Campbell and his friends were doing drugs one night. During the night they ran out of drugs. They formed a plan to lure Campbell, a drug dealer (dealing in crack), to the apartment and rob him. When Campbell attended they brought him to the washroom where one of the men tried to convince him to front some drugs. During this conversation Jackson pointed a gun at Campbell and told him to give them the drugs and money he had. One of the other men intervened and the robbery was called off.
Jackson’s version of events about what happened next suggested that Campbell then reach toward his belt, while calling Jackson names, and revealed what Jackson believed to be the handle of a gun. Jackson pulled out his gun and shot Campbell a number of times. Campbell turned and began to run. Jackson shot him in the back as he ran from the apartment; Jackson pursued Campbell into the hall continuing to brandish the gun. Campbell ran down four floors and then collapsed and died.
Four bullets were recovered from his chest. No gun was found on Campbell, however.
At trial Jackson argued he acted in self-defence. The jury rejected that claim and convicted him of second degree murder. He was sentenced to life with a parole ineligibility of 15 years. He appealed both conviction and sentence.
With respect to the conviction appeal, Jackson argued, inter alia, that the trial judge erred in refusing to admit evidence that the victim had convictions for firearm offences. Inter alia, he argued that the trial judge erred by concluding the convictions had no probative value. Jackson had advanced two arguments regarding the probative value:
First, he advanced the Scopellitti argument, to the effect that the convictions showed that the deceased had a propensity for violence. Second, he advanced the Watson argument, to the effect that the convictions showed that the deceased had a propensity to possess firearms [para 36].
The majority rejected this ground of the appeal. Regarding the Scopelletti argument they agreed with the trial judge that possession and sale of firearms were not “violent” offences within the meaning of Scopelletti. Moreover, the offences were dated.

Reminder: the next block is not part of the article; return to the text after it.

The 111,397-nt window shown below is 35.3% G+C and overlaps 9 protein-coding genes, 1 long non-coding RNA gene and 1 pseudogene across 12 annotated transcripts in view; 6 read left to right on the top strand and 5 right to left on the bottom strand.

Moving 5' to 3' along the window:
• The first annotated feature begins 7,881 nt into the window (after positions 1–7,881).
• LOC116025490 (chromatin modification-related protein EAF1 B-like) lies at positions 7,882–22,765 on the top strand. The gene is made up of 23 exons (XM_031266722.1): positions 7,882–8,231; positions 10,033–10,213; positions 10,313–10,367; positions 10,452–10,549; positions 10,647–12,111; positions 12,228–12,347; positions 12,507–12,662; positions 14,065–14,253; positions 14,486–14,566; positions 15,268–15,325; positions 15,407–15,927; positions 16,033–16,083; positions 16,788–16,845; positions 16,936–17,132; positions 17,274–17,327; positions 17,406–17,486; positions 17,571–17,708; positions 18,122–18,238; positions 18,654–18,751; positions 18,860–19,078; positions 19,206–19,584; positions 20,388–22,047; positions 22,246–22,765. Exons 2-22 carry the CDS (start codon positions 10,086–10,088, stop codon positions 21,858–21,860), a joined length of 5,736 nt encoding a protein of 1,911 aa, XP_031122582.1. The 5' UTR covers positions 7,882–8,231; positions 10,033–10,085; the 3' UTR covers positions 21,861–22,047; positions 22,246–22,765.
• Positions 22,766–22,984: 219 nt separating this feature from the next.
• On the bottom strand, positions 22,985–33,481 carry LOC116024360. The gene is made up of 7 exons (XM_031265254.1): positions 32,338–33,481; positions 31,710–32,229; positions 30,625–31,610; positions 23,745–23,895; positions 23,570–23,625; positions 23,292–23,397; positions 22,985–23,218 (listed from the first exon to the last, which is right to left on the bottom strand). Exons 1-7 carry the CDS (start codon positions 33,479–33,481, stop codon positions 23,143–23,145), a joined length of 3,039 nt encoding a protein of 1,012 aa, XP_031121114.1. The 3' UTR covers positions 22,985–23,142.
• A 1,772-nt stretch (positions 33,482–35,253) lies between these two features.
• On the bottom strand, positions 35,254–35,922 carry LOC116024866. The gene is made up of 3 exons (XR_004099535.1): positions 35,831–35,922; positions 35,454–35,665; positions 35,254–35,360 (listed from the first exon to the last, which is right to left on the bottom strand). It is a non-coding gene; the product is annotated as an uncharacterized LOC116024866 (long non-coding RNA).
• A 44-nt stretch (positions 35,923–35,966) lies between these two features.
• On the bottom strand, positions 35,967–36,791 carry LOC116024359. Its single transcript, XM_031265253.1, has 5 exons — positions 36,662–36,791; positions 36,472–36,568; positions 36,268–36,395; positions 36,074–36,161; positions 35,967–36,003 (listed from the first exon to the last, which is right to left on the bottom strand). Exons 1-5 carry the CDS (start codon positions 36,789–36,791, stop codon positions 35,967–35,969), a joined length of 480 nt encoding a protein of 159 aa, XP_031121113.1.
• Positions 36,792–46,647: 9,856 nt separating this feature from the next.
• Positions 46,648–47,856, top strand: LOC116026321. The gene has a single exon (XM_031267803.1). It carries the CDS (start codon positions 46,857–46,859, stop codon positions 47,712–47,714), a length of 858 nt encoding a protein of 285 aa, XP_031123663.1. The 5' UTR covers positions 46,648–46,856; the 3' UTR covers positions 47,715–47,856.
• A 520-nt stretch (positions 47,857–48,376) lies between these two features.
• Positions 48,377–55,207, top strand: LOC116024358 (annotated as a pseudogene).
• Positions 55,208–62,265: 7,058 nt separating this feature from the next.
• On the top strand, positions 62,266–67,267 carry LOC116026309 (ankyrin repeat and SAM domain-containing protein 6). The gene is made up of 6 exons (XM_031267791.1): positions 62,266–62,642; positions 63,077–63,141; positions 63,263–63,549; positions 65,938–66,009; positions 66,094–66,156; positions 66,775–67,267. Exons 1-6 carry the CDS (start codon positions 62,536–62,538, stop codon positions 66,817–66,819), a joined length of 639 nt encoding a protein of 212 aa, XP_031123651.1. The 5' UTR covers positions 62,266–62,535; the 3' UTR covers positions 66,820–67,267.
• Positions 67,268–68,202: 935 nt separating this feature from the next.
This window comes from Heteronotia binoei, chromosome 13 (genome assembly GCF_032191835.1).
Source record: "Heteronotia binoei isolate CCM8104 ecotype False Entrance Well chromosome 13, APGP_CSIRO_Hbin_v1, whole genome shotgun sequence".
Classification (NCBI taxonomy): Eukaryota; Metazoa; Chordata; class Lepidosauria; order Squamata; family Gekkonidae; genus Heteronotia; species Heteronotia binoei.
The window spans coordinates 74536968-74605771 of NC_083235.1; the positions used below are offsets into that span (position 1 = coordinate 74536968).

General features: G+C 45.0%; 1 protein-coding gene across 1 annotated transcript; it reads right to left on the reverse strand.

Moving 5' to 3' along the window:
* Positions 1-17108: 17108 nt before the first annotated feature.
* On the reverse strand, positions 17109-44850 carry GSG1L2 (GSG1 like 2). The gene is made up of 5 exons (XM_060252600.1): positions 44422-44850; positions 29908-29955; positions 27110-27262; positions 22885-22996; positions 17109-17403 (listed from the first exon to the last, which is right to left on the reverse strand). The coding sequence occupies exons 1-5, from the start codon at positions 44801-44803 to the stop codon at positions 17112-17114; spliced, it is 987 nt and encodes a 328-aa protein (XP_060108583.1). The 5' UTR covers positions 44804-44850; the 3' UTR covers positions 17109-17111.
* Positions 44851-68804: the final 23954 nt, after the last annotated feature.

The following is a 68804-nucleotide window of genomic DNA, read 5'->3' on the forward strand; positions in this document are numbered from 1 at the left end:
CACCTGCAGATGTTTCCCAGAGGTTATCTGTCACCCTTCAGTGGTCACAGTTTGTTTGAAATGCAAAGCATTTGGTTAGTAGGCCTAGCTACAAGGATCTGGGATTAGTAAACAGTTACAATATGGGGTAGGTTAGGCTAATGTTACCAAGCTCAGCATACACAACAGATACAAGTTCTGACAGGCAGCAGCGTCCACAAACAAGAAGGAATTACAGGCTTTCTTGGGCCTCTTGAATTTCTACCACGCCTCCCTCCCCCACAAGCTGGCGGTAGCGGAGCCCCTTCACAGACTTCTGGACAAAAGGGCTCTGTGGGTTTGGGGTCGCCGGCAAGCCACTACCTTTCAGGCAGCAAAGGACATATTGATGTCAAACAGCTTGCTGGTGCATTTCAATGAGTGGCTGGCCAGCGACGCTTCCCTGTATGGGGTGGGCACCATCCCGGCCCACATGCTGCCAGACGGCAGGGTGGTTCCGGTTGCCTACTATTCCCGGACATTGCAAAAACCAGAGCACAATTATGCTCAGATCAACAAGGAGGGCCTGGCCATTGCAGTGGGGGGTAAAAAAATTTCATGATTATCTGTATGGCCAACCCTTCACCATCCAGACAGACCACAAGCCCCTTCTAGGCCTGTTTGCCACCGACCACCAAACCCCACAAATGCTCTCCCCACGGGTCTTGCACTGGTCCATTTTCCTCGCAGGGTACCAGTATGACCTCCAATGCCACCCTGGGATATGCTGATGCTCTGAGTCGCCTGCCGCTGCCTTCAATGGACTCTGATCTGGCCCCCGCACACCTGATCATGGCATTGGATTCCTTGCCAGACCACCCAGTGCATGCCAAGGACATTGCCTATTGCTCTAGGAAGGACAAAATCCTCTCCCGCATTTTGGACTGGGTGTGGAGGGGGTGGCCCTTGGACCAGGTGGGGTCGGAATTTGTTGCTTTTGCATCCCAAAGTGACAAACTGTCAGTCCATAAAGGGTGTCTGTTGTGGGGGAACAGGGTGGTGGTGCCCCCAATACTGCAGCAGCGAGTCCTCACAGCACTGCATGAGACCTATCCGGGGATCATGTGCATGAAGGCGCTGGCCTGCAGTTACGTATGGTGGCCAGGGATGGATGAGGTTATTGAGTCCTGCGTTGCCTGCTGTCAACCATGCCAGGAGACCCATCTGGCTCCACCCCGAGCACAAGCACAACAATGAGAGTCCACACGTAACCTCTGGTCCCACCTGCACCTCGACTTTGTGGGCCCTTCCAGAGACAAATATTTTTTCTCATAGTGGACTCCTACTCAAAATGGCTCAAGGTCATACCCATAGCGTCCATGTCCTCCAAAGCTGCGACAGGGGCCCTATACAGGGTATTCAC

Regarding the Watson argument, the majority again accepted the trial judge’s conclusion and held:
As the Crown submitted, the facts in this case are a far cry from those in Watson, where the evidence showed that the deceased was habitually in possession of a firearm. In this case, the defence was attempting to introduce disposition evidence, not evidence of the deceased’s habits. Unlike in Watson, there was no evidence that the deceased always carried a gun. In addition, as has been mentioned, the proposed evidence was not current and did not involve the deceased’s use of guns. Moreover, it was not going to be tendered by a witness who knew the deceased and his habits.
Furthermore, at the time the application was heard, it was clear that ample evidence would be before the jury showing that the deceased was actively involved in the drug trade, as a dealer. It is notorious that drug dealers often carry hand guns. In this context, the convictions would have added little, if anything [pars 41-42].
The conviction appeal was dismissed.
With respect to the sentence appeal Jackson argued that the judge erred by failing to acknowledge that his consumption of crack and alcohol reduced his culpability along with the “aggressiveness” of Campbell.
The majority rejected this ground of appeal. First, Jackson had been released just five weeks before and had, inter alia, a firearms prohibition [para 97]. Second, it was conceded at trial that shooting Campbell in the back was aggravating. Third, Jackson’s criminal record is serious and was escalating. Fourth, Jackson was involved in the aborted attempt to rob Campbell. Fifth, 11 jurors suggested that 15 years was appropriate.
Sentence appeal dismissed.